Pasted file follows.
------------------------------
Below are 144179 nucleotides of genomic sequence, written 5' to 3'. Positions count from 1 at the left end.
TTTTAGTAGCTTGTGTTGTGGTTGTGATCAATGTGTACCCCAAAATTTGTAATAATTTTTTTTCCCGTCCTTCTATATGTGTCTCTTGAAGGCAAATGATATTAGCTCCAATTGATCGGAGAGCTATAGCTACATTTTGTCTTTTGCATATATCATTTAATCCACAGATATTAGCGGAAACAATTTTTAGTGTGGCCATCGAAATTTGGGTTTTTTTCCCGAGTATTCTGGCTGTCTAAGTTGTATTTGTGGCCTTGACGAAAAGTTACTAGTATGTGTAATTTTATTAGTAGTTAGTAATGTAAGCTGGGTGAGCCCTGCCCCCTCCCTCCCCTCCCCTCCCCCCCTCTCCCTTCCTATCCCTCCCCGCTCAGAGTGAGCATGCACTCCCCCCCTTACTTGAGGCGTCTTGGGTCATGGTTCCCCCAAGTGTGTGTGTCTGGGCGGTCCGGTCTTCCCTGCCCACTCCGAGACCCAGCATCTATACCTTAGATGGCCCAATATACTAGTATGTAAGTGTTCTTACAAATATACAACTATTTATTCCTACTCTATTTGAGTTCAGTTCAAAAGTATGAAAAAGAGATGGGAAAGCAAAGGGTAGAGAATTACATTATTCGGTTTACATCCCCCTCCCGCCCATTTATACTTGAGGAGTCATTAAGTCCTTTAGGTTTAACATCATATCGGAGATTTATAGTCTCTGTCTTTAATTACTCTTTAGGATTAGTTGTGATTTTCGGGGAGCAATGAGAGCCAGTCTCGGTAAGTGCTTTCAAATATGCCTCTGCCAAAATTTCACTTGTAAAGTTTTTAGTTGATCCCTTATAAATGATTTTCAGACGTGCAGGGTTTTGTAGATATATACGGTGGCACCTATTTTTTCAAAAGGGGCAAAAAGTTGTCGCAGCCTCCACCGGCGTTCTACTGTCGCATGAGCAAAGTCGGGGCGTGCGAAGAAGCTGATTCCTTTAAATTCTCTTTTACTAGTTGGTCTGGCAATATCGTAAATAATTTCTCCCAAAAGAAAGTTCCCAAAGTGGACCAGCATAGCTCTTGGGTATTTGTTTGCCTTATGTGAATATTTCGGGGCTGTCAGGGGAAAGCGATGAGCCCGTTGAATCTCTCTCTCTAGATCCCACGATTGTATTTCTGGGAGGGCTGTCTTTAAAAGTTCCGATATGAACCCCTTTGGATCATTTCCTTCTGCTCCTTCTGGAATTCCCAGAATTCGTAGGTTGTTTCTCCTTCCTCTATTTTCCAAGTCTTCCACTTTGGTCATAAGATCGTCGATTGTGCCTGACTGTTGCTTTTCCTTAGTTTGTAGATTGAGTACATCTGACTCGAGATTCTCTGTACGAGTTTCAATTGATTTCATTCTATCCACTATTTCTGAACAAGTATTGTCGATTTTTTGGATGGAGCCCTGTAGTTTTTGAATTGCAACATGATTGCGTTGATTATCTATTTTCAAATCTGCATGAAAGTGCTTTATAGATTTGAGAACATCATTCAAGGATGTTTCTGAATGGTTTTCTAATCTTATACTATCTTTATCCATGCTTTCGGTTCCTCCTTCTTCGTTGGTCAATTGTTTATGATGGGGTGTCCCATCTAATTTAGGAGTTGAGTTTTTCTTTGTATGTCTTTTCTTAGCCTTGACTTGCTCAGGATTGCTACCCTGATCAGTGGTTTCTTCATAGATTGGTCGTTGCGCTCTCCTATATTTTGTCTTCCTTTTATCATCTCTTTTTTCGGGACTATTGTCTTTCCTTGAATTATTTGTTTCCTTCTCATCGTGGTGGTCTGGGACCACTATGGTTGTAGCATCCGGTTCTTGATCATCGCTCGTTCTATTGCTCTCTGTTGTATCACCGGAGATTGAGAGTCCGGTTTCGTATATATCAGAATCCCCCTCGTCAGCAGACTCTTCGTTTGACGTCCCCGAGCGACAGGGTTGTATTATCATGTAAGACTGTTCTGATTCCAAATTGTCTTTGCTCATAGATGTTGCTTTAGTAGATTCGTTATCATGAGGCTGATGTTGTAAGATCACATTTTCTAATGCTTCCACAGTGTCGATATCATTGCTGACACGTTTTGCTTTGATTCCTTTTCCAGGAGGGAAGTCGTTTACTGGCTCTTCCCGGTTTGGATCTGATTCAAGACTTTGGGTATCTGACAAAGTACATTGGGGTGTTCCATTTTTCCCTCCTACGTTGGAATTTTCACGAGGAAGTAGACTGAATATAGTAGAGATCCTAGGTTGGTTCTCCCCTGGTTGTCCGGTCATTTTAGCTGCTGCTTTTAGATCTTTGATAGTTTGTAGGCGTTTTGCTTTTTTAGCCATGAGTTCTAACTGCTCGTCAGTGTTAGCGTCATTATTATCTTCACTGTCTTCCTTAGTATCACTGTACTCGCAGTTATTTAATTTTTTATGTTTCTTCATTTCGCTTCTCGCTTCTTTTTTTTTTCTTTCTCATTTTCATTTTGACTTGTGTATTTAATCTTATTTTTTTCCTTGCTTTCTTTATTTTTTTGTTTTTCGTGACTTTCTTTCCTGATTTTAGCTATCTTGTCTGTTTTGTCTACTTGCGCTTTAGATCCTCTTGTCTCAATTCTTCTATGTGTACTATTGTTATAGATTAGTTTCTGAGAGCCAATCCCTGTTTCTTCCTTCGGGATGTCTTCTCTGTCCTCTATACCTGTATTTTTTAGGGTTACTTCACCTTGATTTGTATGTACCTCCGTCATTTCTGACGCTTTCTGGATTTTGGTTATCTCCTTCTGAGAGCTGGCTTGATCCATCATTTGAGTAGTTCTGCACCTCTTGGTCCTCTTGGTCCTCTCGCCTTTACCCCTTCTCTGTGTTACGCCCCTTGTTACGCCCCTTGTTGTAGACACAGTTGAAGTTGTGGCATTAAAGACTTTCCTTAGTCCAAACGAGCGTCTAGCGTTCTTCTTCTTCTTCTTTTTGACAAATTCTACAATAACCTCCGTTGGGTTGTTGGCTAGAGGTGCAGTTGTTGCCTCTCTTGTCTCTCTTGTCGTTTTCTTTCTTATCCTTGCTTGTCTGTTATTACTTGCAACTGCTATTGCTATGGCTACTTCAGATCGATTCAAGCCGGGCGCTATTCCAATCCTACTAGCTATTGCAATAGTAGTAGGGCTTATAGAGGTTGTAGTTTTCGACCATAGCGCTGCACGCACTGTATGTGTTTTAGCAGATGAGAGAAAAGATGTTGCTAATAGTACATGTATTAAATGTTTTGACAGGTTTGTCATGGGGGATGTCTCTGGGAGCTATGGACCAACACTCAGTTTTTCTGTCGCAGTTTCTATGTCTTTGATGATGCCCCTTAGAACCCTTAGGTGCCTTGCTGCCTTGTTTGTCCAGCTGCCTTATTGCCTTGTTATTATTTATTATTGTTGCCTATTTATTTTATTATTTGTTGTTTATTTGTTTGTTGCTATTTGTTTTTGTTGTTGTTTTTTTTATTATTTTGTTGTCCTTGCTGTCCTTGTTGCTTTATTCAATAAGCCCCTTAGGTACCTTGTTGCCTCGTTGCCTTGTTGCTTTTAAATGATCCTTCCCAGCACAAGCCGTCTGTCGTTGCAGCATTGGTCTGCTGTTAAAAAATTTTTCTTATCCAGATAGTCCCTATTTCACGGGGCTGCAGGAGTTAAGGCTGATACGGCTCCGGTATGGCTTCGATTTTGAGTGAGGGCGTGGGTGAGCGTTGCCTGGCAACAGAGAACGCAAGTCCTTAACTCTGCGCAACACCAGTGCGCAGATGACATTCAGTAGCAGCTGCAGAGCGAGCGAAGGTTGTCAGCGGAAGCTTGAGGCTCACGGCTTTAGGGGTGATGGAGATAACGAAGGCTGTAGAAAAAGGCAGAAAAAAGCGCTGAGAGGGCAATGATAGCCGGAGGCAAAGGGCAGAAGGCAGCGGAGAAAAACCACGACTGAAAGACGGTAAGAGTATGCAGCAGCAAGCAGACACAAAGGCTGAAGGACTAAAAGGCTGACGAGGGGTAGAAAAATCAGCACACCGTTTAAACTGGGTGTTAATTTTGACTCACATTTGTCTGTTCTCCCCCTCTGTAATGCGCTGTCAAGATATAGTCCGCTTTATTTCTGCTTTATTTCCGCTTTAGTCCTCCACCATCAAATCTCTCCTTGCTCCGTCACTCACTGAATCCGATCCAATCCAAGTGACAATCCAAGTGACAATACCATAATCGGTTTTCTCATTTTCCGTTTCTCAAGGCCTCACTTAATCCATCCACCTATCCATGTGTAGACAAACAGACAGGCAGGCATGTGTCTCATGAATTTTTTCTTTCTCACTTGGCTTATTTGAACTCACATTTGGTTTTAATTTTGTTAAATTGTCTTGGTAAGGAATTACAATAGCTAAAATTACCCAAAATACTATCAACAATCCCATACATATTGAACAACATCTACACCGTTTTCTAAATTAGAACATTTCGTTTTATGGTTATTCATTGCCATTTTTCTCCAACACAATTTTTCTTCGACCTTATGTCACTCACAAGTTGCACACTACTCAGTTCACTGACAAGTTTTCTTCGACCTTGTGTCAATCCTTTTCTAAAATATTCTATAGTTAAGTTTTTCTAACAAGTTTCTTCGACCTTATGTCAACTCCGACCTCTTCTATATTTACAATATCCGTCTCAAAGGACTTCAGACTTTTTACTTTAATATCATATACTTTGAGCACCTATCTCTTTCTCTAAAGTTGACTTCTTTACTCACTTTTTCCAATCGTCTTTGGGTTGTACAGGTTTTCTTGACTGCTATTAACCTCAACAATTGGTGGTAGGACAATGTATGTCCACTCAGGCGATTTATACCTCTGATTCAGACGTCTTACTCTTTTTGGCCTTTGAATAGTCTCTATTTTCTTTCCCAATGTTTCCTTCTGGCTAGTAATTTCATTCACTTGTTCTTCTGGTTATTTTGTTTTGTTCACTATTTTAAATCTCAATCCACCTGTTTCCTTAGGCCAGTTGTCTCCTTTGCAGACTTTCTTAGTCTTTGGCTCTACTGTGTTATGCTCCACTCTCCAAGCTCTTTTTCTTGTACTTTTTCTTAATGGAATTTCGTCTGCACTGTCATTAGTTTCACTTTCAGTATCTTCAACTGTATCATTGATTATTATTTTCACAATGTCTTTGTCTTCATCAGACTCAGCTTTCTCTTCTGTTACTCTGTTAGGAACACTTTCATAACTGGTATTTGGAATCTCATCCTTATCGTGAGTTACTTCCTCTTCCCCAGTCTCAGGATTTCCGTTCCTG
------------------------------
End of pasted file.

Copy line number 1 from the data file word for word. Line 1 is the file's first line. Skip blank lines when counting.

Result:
Below are 144179 nucleotides of genomic sequence, written 5' to 3'. Positions count from 1 at the left end.